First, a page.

Intro: This week on the Socio Economic Voices, we have Dharmakirti Joshi, Chief Economist, CRISIL sharing deep insights about the future of the Indian economy amid the ongoing global meltdown and what should be the focus over the next decade. Speaking to Senior Journalist Mahima Sharma, Mr Joshi asserts that the prospects for the next decade hinge on the revival of investments and success of reforms. And also that, employment generation has to be a key focus area for India as it has a predominantly young population. For a better foothold, India should focus on manufacturing, specifically its labour-intensive segments such as textiles, gems and jewellery, food processing, and leather and leather products. This and more, in an exclusive interaction below.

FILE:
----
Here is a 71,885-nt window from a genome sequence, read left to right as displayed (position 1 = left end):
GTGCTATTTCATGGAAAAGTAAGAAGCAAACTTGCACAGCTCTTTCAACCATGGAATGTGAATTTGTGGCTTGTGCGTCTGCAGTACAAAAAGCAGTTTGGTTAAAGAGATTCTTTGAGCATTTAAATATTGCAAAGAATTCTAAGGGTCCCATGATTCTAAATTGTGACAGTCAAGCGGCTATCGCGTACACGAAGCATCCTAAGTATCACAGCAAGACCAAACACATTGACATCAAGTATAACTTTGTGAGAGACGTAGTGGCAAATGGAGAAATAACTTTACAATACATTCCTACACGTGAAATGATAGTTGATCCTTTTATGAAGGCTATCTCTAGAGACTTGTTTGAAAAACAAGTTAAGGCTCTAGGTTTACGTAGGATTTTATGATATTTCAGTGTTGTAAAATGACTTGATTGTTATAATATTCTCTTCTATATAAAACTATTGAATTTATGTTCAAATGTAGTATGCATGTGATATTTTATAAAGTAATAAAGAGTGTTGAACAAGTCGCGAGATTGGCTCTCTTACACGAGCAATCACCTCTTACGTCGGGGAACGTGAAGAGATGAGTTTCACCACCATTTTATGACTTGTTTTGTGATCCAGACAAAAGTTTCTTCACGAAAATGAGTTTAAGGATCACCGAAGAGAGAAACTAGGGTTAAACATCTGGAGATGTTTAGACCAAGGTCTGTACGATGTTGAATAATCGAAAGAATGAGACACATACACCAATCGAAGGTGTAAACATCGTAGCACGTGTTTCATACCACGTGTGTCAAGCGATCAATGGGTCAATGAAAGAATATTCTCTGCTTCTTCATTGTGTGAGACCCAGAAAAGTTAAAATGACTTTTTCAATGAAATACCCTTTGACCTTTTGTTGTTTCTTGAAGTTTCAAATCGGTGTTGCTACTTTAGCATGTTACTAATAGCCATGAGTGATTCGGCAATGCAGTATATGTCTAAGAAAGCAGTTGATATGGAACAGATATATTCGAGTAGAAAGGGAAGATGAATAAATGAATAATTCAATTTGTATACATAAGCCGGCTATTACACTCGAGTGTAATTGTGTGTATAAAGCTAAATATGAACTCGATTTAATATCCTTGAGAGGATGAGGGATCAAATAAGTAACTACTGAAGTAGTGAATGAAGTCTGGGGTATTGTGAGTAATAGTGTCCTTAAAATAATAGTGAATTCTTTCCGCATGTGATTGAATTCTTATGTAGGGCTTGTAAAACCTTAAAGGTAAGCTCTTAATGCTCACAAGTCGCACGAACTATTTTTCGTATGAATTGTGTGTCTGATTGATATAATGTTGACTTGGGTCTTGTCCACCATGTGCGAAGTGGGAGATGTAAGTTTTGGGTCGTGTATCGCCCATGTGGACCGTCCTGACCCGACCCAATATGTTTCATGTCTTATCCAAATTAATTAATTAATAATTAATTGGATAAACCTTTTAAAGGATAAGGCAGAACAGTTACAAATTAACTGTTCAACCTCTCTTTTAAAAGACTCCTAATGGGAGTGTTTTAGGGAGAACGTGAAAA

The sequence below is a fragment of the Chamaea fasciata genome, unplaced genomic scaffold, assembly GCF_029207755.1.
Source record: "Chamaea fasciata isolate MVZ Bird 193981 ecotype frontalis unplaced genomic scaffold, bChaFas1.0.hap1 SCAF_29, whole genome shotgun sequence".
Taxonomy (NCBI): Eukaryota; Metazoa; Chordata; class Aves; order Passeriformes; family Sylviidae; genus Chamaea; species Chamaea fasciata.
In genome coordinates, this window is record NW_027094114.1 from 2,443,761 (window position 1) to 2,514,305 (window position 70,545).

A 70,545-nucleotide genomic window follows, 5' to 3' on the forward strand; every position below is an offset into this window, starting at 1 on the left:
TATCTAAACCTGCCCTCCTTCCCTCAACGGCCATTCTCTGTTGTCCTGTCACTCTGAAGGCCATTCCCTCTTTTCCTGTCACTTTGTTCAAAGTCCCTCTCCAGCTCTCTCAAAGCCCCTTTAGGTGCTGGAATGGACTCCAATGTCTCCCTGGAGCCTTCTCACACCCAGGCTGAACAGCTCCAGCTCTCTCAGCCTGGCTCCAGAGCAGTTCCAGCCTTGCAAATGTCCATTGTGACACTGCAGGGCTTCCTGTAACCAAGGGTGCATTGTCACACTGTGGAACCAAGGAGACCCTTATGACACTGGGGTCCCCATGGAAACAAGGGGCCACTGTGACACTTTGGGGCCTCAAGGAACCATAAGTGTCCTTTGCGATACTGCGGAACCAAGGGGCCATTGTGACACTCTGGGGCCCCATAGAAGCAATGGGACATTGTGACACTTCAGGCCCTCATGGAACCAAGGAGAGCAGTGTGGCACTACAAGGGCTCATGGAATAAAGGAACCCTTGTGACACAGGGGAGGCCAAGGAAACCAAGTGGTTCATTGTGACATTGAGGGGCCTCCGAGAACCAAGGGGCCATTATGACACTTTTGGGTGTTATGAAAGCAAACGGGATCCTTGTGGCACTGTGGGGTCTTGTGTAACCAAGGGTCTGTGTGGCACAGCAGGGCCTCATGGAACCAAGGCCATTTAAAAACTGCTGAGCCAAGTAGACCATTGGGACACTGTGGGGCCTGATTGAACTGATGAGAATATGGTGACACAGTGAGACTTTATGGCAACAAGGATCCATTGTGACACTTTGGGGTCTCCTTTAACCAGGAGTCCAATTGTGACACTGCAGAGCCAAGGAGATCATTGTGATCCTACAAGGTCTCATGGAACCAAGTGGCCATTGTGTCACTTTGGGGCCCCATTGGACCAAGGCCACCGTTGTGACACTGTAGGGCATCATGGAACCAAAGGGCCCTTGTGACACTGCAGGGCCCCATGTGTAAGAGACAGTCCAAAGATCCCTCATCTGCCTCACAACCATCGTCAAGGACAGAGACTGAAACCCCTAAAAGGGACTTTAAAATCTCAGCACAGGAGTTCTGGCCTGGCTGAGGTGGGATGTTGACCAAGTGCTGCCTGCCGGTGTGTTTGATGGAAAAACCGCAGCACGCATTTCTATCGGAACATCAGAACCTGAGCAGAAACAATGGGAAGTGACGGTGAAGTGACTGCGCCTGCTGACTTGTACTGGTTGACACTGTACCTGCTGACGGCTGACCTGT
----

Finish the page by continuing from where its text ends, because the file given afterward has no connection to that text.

MS: What’s your take on the Indian economy – its present and future in the next 10 years – amid threats, challenges and strengths of its economic policies and strategies?
Economist DK: The pandemic hit the Indian economy hard, resulting in gross domestic product (GDP) contracting by 6.6% in fiscal 2021. The magnitude of that can be gauged from the fact that GDP in fiscal 2022 was only 1.8% higher than the pre-pandemic level (fiscal 2020).
Though the economy is gradually picking up, the recovery has been uneven. Smaller firms were harder hit than larger ones. Services suffered the most, especially contact-based, which continue to trail fiscal 2020 levels by 11%. The government had to do the heavy lifting in providing stimulus to consumption and investment. And the Reserve Bank of India (RBI) extended its support by cutting interest rates and extending forbearance for loan repayments.